You’ve already learned that sufficient protein intake (above 0.5g/lb of body weight) can assist with adequate IGF-1 and growth hormone production. Whey protein provides your body with a complete profile of necessary amino acids, including leucine. Leucine is an amino acid that promotes greater muscle protein synthesis and assists the body while gaining lean muscle mass and losing fat tissue simultaneously.

In fact, a 2013 study confirmed that whey protein was more effective than soy protein or isocaloric carbohydrate control as a treatment to promoting lean body mass gains. And a 2014 study examining the thermogenic and fat burning qualities of whey protein showed whey protein increased fat loss among study participants.

Then there’s colostrum. Colostrum is packed with growth factors, including IGF-1, that amplify lean muscle gains and increase the body's ability to burn fat. In many studies, colostrum has been shown to restore IGF-1 and stimulate IGF-1 production. Colostrum is also a natural immunity drug, containing antibodies and antigens that knock out disease-causing agents such as bacteria, viruses, and fungi.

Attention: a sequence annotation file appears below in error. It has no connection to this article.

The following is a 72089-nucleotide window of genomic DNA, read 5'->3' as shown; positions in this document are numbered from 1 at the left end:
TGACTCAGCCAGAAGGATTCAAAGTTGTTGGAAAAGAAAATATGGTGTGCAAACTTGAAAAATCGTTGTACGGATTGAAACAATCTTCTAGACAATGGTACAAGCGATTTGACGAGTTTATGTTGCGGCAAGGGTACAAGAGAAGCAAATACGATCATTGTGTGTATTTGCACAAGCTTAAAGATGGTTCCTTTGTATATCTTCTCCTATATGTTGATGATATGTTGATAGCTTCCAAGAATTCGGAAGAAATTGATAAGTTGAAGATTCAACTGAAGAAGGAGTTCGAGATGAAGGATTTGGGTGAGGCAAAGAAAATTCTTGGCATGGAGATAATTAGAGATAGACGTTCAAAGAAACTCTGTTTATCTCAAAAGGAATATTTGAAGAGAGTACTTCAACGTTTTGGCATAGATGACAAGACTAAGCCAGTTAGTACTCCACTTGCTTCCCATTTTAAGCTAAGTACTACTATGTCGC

The consumption of all dairy products have been shown to naturally raise IGF-1 levels , but I personally go straight to the source and both drink camel milk and other forms of raw milk (in moderation) and use goat’s milk colostrum. In scientific studies, colostrum supplements have proven to increase the amount of IGF-1 and IgA in the bloodstream (IgA is an important immunoglobulin that helps to ensure our immunity to pathogens, especially in the mucous membranes).